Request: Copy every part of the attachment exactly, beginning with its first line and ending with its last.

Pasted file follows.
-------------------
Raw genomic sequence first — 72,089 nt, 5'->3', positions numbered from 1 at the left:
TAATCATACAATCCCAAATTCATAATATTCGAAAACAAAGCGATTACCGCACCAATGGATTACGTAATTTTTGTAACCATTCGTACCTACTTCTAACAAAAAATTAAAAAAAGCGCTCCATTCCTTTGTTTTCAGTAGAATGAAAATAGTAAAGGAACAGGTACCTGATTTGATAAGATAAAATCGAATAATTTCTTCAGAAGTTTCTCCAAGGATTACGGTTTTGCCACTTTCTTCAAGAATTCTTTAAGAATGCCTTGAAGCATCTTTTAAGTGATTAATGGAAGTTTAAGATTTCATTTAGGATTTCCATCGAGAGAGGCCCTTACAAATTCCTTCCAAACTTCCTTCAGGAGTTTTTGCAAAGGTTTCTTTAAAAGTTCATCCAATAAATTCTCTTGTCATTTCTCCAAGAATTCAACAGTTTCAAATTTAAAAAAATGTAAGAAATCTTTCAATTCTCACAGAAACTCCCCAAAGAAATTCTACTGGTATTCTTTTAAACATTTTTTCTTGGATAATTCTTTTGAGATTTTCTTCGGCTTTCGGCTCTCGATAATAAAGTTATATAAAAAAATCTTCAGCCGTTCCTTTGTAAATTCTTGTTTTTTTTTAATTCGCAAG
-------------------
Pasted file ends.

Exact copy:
Raw genomic sequence first — 72,089 nt, 5'->3', positions numbered from 1 at the left:
TAATCATACAATCCCAAATTCATAATATTCGAAAACAAAGCGATTACCGCACCAATGGATTACGTAATTTTTGTAACCATTCGTACCTACTTCTAACAAAAAATTAAAAAAAGCGCTCCATTCCTTTGTTTTCAGTAGAATGAAAATAGTAAAGGAACAGGTACCTGATTTGATAAGATAAAATCGAATAATTTCTTCAGAAGTTTCTCCAAGGATTACGGTTTTGCCACTTTCTTCAAGAATTCTTTAAGAATGCCTTGAAGCATCTTTTAAGTGATTAATGGAAGTTTAAGATTTCATTTAGGATTTCCATCGAGAGAGGCCCTTACAAATTCCTTCCAAACTTCCTTCAGGAGTTTTTGCAAAGGTTTCTTTAAAAGTTCATCCAATAAATTCTCTTGTCATTTCTCCAAGAATTCAACAGTTTCAAATTTAAAAAAATGTAAGAAATCTTTCAATTCTCACAGAAACTCCCCAAAGAAATTCTACTGGTATTCTTTTAAACATTTTTTCTTGGATAATTCTTTTGAGATTTTCTTCGGCTTTCGGCTCTCGATAATAAAGTTATATAAAAAAATCTTCAGCCGTTCCTTTGTAAATTCTTGTTTTTTTTTAATTCGCAAG